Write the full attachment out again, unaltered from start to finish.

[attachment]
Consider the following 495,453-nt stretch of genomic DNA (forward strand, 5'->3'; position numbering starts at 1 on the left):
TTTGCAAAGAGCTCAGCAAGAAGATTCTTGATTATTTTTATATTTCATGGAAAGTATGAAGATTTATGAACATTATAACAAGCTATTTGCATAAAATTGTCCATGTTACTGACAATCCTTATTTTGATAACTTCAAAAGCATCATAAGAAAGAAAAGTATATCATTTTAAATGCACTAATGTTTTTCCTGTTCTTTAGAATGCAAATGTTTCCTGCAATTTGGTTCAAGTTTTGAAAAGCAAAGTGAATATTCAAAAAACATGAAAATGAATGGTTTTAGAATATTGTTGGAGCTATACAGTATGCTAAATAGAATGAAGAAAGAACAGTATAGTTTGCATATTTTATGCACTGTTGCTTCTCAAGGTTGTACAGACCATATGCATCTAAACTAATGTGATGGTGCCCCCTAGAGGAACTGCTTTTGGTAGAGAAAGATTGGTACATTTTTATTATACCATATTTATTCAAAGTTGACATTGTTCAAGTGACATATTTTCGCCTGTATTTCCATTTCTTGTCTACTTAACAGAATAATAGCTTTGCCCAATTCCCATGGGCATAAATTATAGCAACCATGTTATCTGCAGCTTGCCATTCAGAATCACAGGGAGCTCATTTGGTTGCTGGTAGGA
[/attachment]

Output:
Consider the following 495,453-nt stretch of genomic DNA (forward strand, 5'->3'; position numbering starts at 1 on the left):
TTTGCAAAGAGCTCAGCAAGAAGATTCTTGATTATTTTTATATTTCATGGAAAGTATGAAGATTTATGAACATTATAACAAGCTATTTGCATAAAATTGTCCATGTTACTGACAATCCTTATTTTGATAACTTCAAAAGCATCATAAGAAAGAAAAGTATATCATTTTAAATGCACTAATGTTTTTCCTGTTCTTTAGAATGCAAATGTTTCCTGCAATTTGGTTCAAGTTTTGAAAAGCAAAGTGAATATTCAAAAAACATGAAAATGAATGGTTTTAGAATATTGTTGGAGCTATACAGTATGCTAAATAGAATGAAGAAAGAACAGTATAGTTTGCATATTTTATGCACTGTTGCTTCTCAAGGTTGTACAGACCATATGCATCTAAACTAATGTGATGGTGCCCCCTAGAGGAACTGCTTTTGGTAGAGAAAGATTGGTACATTTTTATTATACCATATTTATTCAAAGTTGACATTGTTCAAGTGACATATTTTCGCCTGTATTTCCATTTCTTGTCTACTTAACAGAATAATAGCTTTGCCCAATTCCCATGGGCATAAATTATAGCAACCATGTTATCTGCAGCTTGCCATTCAGAATCACAGGGAGCTCATTTGGTTGCTGGTAGGA